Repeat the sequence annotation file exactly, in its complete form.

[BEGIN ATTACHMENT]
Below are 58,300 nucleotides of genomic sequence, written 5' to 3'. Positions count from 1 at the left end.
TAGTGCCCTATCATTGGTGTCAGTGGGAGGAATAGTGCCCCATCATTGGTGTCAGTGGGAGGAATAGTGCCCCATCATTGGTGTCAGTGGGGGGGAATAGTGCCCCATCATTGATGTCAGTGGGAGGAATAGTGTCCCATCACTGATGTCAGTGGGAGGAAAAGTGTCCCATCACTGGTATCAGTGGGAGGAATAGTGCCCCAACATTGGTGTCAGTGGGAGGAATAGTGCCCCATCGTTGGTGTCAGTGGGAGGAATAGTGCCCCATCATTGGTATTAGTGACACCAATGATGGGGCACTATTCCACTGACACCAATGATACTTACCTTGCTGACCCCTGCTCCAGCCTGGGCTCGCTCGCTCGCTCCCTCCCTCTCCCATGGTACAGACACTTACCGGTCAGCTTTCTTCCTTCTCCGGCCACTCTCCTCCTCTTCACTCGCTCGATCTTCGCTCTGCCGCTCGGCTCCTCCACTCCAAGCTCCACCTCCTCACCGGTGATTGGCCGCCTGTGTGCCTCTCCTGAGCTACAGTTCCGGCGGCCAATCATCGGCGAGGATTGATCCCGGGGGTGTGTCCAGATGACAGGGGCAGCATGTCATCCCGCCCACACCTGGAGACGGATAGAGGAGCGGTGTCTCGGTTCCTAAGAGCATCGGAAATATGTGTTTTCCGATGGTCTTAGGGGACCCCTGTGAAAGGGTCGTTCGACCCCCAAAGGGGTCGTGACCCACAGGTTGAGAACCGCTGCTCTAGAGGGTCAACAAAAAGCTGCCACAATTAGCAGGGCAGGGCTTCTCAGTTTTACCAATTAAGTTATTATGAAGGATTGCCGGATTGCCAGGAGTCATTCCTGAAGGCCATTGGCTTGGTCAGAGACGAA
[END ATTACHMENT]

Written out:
Below are 58,300 nucleotides of genomic sequence, written 5' to 3'. Positions count from 1 at the left end.
TAGTGCCCTATCATTGGTGTCAGTGGGAGGAATAGTGCCCCATCATTGGTGTCAGTGGGAGGAATAGTGCCCCATCATTGGTGTCAGTGGGGGGGAATAGTGCCCCATCATTGATGTCAGTGGGAGGAATAGTGTCCCATCACTGATGTCAGTGGGAGGAAAAGTGTCCCATCACTGGTATCAGTGGGAGGAATAGTGCCCCAACATTGGTGTCAGTGGGAGGAATAGTGCCCCATCGTTGGTGTCAGTGGGAGGAATAGTGCCCCATCATTGGTATTAGTGACACCAATGATGGGGCACTATTCCACTGACACCAATGATACTTACCTTGCTGACCCCTGCTCCAGCCTGGGCTCGCTCGCTCGCTCCCTCCCTCTCCCATGGTACAGACACTTACCGGTCAGCTTTCTTCCTTCTCCGGCCACTCTCCTCCTCTTCACTCGCTCGATCTTCGCTCTGCCGCTCGGCTCCTCCACTCCAAGCTCCACCTCCTCACCGGTGATTGGCCGCCTGTGTGCCTCTCCTGAGCTACAGTTCCGGCGGCCAATCATCGGCGAGGATTGATCCCGGGGGTGTGTCCAGATGACAGGGGCAGCATGTCATCCCGCCCACACCTGGAGACGGATAGAGGAGCGGTGTCTCGGTTCCTAAGAGCATCGGAAATATGTGTTTTCCGATGGTCTTAGGGGACCCCTGTGAAAGGGTCGTTCGACCCCCAAAGGGGTCGTGACCCACAGGTTGAGAACCGCTGCTCTAGAGGGTCAACAAAAAGCTGCCACAATTAGCAGGGCAGGGCTTCTCAGTTTTACCAATTAAGTTATTATGAAGGATTGCCGGATTGCCAGGAGTCATTCCTGAAGGCCATTGGCTTGGTCAGAGACGAA